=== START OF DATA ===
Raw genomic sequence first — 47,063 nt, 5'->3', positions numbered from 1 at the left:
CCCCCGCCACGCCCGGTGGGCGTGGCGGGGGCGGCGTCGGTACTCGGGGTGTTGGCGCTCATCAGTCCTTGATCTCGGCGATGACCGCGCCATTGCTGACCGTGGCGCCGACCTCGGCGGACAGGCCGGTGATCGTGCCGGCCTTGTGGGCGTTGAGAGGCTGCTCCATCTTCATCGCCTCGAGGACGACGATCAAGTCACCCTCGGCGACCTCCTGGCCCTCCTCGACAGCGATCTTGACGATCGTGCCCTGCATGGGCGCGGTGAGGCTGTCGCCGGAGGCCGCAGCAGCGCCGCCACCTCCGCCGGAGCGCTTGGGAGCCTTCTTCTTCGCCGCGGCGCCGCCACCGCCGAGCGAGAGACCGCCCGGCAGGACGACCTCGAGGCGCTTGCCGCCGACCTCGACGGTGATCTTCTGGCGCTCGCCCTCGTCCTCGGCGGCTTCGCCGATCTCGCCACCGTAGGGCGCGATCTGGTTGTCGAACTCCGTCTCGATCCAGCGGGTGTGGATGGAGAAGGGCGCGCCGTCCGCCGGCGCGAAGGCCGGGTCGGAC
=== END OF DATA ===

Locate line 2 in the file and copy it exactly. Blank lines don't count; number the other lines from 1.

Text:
CCCCCGCCACGCCCGGTGGGCGTGGCGGGGGCGGCGTCGGTACTCGGGGTGTTGGCGCTCATCAGTCCTTGATCTCGGCGATGACCGCGCCATTGCTGACCGTGGCGCCGACCTCGGCGGACAGGCCGGTGATCGTGCCGGCCTTGTGGGCGTTGAGAGGCTGCTCCATCTTCATCGCCTCGAGGACGACGATCAAGTCACCCTCGGCGACCTCCTGGCCCTCCTCGACAGCGATCTTGACGATCGTGCCCTGCATGGGCGCGGTGAGGCTGTCGCCGGAGGCCGCAGCAGCGCCGCCACCTCCGCCGGAGCGCTTGGGAGCCTTCTTCTTCGCCGCGGCGCCGCCACCGCCGAGCGAGAGACCGCCCGGCAGGACGACCTCGAGGCGCTTGCCGCCGACCTCGACGGTGATCTTCTGGCGCTCGCCCTCGTCCTCGGCGGCTTCGCCGATCTCGCCACCGTAGGGCGCGATCTGGTTGTCGAACTCCGTCTCGATCCAGCGGGTGTGGATGGAGAAGGGCGCGCCGTCCGCCGGCGCGAAGGCCGGGTCGGAC